A handful of Republicans joined their Democratic colleagues in the Senate to block president Trump's National Emergency declaration. The GOP is cracking.
The US Senate comfortably blocked president Donald Trump's National Emergency declaration, which he meant to use as a strategy to divert funds to his dream wall on the US-Mexico border, with a 59-41 vote. It wasn't even close. Every single one of the 47 Democrats voted yes to block the National Emergency Declaration while 12 Republicans, far more than the minimum, joined them against the president from their own party.
In an attempt to prevent his declaration to pass in the Senate floor (a block which had been previously approved by the Democrat majority in the House of Representatives), the White House went on a twitter rant, publishing alleged images of immigrants crossing the fence at the border, claiming this was, in fact, a true emergency. But, alas, to no avail. US Congress proved, once again, there's still a limit to what a president can single-handedly decide.
Republican Senators who defected are Lisa Murkowski of Alaska, Marco Rubio of Florida, Jerry Moran of Kansas, Rand Paul of Kentucky, Susan Collins of Maine, Roger Wicker of Mississippi, Roy Blunt of Missouri, Mike Lee of Utah, Rob Portman of Ohio, Patrick J. Toomey of Pennsylvania, Mitt Romney of Utah, and Lamar Alexander of Tennessee.
Further reading: From “Mexico Will Pay” To Steel Slats To National Emergency: How Trump Got Us Here
Senator Moran of Kansas even published a letter on Twitter citing threat to constitutional checks and balances as his reason behind his vote.
This is how Trump responded to the Senate:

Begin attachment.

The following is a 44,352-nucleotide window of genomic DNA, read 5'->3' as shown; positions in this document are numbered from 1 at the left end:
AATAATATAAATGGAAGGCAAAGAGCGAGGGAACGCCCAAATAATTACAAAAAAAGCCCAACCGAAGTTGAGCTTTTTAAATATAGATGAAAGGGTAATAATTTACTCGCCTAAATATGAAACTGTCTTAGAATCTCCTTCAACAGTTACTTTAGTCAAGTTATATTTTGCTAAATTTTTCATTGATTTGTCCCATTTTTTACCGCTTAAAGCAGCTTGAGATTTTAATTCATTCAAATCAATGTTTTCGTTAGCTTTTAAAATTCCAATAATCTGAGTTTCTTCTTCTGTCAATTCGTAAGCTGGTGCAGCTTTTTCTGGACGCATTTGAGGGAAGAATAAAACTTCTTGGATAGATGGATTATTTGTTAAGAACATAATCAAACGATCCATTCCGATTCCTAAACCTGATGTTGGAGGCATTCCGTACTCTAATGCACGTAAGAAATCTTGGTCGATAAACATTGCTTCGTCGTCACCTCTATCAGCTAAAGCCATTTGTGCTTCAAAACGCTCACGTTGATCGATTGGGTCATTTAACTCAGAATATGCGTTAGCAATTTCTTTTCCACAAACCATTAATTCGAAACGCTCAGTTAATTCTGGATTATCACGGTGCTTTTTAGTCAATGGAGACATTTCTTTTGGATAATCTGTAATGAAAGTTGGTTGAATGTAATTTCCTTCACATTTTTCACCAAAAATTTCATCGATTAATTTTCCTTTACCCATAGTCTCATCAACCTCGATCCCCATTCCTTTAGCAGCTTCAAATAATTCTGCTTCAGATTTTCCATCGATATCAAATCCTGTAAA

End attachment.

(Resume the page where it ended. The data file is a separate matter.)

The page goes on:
Democrats can celebrate for now, especially since this is the third vote this week that aims at limiting what any president, but particularly this one, can do. Trump is now forced to use his first veto as president, which in turn forces the Senate to attempt to override his veto. However, they would need 67 votes for that, 8 more than today's results gave them. Will they get them?
Thus, if this declaration is to be blocked, the best chance Democrats have is the court, where a series of legal challenges will come to Democratic state attorneys general, borderland residents and environmental groups, but it's too soon to tell.
Good news is this week has definitely shown Congress is not afraid to stand up to Trump. Yesterday, the Senate voted to prevent the President from continuing military involvement with the war in Yemen and today, not only did the Senate block the national emergency declaration, but the House passed a resolution demanding Special prosecutor Robert Mueller's investigation of Russia's interference in the 2016 elections to go public. That resolution was blocked in the Senate. "But", said Minority leader Chuck Schumer at a press conference, "that resolution will be back".
Republicans are clearly beginning to confront the president, especially after the longest government shutdown in history, but how far are they willing to go?
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